Banks continued to be the talk of the markets during the week. How can the European and US central banks respond to the challenges faced by the struggling banking sector?
Last week’s bank saga culminated with the Swiss banking giant USB buying Credit Suisse, which was on the verge of collapse, for more than three billion dollars on Sunday. The weekend-long rumour mill meant in practice that without the transaction, it would have been very difficult for Credit Suisse to continue its operations on Monday. The Swiss central bank and state have offered, among other things, 100 billion dollars worth of liquidity facilities and other guarantees to back the deal.
Although the deal dissipated fears about the consequences that Credit Suisse’s collapse might have had, the bank’s market value fell dramatically. This had an impact on the valuations of European and US banks, which fell in relation to the general index.
The debate about banks continued in the USA too. After the collapse of Silicon Valley Bank, it seems likely that the banking sector’s liquidity challenges are not over yet. The question now is whether the situation will evolve into a more serious solvency issue which would have an immediate and significant impact on both the US and the global economy.
The central banks play a decisive role in avoiding a crisis. The ECB held its interest rate meeting last week, raising its key interest rate by half a percentage point – as it had promised before banks started facing difficulties. Cancelling the rise would have sent a signal of panic, and the ECB’s President Christine Lagarde probably does not want to rock the boat any more than it already has been. The US Federal Reserve is due to hold its interest rate meeting this week, where it is expected to raise its key interest rate by 0.25 percentage points. However, it is highly uncertain how big the hike will ultimately be. The markets are also keen to find out what the Fed Chair Jay Powell has to say about the situation of banks – perhaps even more so than the information about the interest rate hike.
In the USA, commercial bank deposits started to decrease slowly but steadily already in 2022, which is exceptional, because normally deposits grow as central banks print more money for circulation. Especially smaller banks, such as SVB, have been leaning heavily on growing deposits as a source for their own financing, but now the return offered by money market funds, i.e. funds that invest in cash and other high-liquidity assets, has considerably increased while deposits have decreased.
There are at least two possible solutions to the challenges faced by banks. In the long term, banks will likely be forced to raise their deposit rates in order for the return on deposits to challenge the returns on money market funds and make money flow back into deposits. This is not a solution for the short term, however, which means that the central banks will probably have to intervene and offer liquidity to banks.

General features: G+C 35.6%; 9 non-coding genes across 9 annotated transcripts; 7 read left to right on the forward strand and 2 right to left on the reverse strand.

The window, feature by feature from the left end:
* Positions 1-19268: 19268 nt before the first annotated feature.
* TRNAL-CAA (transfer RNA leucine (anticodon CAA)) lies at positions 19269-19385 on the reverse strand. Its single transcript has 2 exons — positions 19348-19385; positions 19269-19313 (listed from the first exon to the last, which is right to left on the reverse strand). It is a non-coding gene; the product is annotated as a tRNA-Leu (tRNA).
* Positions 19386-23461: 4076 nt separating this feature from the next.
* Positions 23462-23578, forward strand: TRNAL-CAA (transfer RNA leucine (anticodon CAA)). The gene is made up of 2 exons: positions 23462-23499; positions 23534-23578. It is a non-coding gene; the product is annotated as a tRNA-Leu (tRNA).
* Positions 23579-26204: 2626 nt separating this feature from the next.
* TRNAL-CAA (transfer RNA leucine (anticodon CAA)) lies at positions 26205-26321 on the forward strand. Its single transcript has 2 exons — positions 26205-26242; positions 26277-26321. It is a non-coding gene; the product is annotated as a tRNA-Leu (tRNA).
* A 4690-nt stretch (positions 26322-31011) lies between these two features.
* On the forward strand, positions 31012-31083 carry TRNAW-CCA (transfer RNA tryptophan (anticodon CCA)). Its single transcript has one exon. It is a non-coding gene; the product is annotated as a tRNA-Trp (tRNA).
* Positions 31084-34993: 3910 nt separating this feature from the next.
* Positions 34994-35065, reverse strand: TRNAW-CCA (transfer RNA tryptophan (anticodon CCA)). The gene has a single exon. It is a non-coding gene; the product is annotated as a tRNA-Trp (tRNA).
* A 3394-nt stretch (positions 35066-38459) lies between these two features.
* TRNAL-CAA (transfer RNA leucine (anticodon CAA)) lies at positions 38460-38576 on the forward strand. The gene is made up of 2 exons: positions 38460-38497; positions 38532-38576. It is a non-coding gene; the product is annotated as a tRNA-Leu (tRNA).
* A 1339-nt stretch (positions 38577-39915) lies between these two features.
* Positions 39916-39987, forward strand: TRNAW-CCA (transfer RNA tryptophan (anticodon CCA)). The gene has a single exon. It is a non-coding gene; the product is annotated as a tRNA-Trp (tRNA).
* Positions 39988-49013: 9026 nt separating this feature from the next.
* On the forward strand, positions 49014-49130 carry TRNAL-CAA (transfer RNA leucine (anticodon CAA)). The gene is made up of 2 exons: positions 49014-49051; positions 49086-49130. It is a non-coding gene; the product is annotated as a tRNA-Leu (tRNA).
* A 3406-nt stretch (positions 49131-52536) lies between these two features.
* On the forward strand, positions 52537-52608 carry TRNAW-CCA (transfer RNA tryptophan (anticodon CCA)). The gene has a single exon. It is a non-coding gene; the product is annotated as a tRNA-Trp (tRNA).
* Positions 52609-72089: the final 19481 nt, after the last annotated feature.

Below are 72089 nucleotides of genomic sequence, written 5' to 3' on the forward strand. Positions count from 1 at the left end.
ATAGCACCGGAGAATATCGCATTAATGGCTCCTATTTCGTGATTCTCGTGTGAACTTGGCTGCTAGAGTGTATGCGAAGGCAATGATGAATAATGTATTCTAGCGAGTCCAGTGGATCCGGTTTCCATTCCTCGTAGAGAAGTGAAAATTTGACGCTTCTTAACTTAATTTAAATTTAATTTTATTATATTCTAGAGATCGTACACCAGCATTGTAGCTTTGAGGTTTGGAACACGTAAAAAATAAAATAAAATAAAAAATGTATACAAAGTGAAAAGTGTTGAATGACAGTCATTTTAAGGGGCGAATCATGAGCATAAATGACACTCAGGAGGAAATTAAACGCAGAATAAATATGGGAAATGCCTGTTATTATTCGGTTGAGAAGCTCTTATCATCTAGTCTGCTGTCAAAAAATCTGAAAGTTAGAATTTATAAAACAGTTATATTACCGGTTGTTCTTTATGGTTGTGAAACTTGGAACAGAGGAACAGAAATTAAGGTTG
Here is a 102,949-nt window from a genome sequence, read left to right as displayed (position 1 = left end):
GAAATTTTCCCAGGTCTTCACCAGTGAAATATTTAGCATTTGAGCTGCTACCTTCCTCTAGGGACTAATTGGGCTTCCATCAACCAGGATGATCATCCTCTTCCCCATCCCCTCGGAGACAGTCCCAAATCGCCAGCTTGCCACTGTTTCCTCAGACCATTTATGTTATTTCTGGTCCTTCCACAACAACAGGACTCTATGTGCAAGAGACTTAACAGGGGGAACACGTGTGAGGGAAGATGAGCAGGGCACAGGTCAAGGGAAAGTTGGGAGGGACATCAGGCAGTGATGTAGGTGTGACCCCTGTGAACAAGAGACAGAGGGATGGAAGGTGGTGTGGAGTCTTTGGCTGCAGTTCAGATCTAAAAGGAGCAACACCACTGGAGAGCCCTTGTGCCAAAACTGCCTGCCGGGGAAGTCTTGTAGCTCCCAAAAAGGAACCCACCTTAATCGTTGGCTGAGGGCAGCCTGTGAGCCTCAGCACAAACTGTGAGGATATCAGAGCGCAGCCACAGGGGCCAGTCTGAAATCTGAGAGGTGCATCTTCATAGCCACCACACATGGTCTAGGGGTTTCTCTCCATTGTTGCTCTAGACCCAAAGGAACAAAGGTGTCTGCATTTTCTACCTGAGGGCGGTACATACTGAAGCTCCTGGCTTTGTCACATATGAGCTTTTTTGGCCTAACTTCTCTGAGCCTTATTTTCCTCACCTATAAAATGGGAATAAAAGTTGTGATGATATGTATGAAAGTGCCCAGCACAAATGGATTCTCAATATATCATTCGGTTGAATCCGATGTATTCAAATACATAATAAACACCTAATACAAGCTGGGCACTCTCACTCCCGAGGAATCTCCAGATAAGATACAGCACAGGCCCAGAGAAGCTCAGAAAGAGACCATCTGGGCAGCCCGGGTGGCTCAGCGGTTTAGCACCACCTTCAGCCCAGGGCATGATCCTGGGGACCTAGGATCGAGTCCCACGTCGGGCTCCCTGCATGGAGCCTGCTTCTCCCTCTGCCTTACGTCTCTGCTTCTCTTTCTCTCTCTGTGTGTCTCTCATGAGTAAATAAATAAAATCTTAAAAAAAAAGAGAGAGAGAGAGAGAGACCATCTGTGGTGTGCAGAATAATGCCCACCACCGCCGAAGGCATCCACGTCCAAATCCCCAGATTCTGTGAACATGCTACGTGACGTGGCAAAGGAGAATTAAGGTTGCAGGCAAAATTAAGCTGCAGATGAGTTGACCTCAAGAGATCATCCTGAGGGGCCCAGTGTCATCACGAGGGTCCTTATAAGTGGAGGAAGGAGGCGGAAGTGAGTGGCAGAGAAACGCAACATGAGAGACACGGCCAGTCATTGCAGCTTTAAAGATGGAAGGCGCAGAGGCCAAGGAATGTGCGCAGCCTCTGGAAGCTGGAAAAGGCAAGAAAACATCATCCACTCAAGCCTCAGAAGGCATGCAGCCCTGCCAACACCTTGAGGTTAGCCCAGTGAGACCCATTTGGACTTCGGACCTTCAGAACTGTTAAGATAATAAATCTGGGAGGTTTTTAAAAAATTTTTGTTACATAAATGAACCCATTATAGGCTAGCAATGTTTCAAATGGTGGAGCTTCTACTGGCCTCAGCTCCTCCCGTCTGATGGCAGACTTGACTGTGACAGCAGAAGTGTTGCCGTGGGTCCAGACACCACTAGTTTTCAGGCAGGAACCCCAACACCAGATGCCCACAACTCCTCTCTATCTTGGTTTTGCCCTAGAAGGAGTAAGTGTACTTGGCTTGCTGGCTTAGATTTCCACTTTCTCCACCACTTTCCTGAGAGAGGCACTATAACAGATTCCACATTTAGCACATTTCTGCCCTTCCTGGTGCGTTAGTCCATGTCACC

However, offering liquidity comes with a major problem: persistently high inflation. The Fed has reduced its balance sheet to curb inflation and is not too keen to offer large support packages to banks. On the other hand, the Fed will do everything in its power to avoid a full-blown banking crisis, which would be a bigger threat to the economy than inflation. The central bank’s balance sheet plays a key role in implementing the monetary policy, because controlling the interest rate level is based on regulating the banking system’s liquidity level. However, as a legacy of the 2008 financial crisis, central banks and other regulatory bodies have access to a wide array of other mechanisms to secure liquidity and solvency.
Banks’ difficulties have also had an impact on interest rates and credit spreads. The 12-month Euribor rate experienced two of the single biggest daily plunges in its history. Credit spreads have also grown: high yield corporate bond credit spreads grew by more than a percentage point and investment grade credit spreads by half a percentage point.
Technology companies and fixed income investments provided safety
The equity markets worldwide have reacted strongly to the difficulties in the banking sector. The traditional safe-haven sectors, such as health care, provided some safety, and as interest rates fell, so did the technology sector, specifically large blue chip tech companies.
At least temporarily, the ratio between fixed income and equity also seems to have returned to normal: as equities fell, fixed income investments picked up last week, balancing the overall situation for investors. Nevertheless, it is impossible to say whether this correlation will persist.
Nothing presented here is or should be taken as an investment recommendation or solicitation to subscribe for, buy or sell securities. When making investment decisions, the investor must carefully familiarise themselves with the information given on the financial instruments and understand the related risks. The investor must base their decision on their own assessment, goals and financial situation. Risk is always inherent in investment activities. The value of the investment instruments may increase or decrease. The past performance of investment instruments is no guarantee of future performance.